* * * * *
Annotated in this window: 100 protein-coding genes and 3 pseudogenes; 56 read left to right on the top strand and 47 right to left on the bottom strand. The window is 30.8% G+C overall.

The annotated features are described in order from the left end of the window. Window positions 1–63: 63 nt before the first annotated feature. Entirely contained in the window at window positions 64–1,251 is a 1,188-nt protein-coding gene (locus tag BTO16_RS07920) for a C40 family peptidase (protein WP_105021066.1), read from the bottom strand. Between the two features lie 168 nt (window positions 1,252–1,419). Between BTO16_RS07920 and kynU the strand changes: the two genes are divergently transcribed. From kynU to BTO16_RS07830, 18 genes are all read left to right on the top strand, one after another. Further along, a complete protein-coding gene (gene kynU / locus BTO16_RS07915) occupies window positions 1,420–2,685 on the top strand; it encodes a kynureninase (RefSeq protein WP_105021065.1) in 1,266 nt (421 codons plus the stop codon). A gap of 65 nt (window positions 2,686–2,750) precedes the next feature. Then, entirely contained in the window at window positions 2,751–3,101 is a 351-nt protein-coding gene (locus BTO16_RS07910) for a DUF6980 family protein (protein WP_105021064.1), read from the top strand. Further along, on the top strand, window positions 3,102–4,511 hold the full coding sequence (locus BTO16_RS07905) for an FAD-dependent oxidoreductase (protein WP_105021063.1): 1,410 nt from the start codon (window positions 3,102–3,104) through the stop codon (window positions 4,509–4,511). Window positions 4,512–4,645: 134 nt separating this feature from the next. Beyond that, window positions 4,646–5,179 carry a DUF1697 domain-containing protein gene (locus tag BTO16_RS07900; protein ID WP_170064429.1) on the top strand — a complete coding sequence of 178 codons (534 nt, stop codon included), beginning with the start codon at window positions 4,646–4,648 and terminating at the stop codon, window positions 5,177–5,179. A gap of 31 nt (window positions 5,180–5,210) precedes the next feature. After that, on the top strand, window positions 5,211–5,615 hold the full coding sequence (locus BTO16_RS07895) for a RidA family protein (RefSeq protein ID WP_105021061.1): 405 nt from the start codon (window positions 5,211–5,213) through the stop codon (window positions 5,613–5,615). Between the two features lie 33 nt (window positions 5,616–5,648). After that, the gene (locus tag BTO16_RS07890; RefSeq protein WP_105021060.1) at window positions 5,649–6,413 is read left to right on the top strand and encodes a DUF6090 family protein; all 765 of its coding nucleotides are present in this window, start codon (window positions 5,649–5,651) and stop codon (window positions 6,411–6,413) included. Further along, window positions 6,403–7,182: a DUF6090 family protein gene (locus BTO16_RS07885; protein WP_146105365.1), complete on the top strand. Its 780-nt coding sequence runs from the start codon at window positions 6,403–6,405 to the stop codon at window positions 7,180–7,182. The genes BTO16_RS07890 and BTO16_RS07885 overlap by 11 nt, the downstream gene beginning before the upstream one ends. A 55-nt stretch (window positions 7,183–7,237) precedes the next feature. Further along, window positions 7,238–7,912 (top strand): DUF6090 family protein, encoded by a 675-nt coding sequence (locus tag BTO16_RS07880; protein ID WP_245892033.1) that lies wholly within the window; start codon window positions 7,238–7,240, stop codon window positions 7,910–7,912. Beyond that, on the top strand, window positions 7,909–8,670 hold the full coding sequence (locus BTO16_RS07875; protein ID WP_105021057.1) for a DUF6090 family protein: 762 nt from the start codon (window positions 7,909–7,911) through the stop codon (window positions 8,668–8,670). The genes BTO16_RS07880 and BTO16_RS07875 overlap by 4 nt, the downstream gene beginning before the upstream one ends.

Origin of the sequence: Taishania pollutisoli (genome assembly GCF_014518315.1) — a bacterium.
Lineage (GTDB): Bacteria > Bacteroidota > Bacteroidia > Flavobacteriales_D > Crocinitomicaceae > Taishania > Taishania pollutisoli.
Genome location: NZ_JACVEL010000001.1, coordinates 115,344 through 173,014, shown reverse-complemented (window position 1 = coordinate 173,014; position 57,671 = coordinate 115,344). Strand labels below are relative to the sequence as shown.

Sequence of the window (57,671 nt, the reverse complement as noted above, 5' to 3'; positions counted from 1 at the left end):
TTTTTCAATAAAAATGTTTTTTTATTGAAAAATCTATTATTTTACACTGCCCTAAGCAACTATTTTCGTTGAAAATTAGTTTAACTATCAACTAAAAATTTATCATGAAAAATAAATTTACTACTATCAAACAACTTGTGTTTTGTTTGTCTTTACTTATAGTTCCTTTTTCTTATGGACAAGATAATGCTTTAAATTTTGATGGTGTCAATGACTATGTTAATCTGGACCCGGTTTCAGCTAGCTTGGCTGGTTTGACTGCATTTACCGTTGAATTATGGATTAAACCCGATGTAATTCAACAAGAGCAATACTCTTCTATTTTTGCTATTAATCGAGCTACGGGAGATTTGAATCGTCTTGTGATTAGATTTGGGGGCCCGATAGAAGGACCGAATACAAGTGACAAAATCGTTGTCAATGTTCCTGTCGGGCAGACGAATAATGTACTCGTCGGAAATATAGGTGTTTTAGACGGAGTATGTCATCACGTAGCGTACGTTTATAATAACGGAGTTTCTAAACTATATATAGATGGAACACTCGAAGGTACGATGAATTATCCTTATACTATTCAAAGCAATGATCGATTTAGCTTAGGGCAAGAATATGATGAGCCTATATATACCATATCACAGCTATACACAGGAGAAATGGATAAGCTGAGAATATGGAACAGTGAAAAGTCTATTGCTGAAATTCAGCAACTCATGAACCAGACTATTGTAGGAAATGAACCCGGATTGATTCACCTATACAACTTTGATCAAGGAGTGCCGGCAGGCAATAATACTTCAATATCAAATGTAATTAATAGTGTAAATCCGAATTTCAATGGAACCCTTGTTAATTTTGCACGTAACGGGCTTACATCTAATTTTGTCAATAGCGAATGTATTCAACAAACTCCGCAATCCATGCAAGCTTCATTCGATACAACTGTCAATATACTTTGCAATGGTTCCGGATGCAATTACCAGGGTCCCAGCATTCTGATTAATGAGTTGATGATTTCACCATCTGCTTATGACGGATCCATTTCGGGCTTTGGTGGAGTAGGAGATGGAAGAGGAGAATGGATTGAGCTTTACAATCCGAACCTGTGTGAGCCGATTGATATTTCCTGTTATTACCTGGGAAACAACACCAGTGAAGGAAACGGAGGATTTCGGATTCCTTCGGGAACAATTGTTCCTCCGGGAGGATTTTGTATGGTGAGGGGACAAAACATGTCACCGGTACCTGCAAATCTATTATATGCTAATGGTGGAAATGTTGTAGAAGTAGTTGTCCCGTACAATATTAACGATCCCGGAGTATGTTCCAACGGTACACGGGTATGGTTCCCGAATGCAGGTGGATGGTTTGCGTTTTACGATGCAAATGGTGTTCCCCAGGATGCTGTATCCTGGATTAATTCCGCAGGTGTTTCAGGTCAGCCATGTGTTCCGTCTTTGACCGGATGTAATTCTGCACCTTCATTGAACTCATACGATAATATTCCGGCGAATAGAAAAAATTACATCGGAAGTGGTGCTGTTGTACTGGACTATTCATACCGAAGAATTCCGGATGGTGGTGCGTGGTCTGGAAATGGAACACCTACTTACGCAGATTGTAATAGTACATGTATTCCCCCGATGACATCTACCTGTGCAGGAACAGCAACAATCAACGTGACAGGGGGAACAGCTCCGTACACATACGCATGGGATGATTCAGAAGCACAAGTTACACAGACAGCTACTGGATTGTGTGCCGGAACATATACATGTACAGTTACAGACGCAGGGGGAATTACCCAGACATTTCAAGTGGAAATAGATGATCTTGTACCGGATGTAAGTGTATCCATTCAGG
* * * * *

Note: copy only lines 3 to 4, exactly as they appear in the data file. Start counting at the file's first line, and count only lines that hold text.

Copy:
Origin of the sequence: Taishania pollutisoli (genome assembly GCF_014518315.1) — a bacterium.
Lineage (GTDB): Bacteria > Bacteroidota > Bacteroidia > Flavobacteriales_D > Crocinitomicaceae > Taishania > Taishania pollutisoli.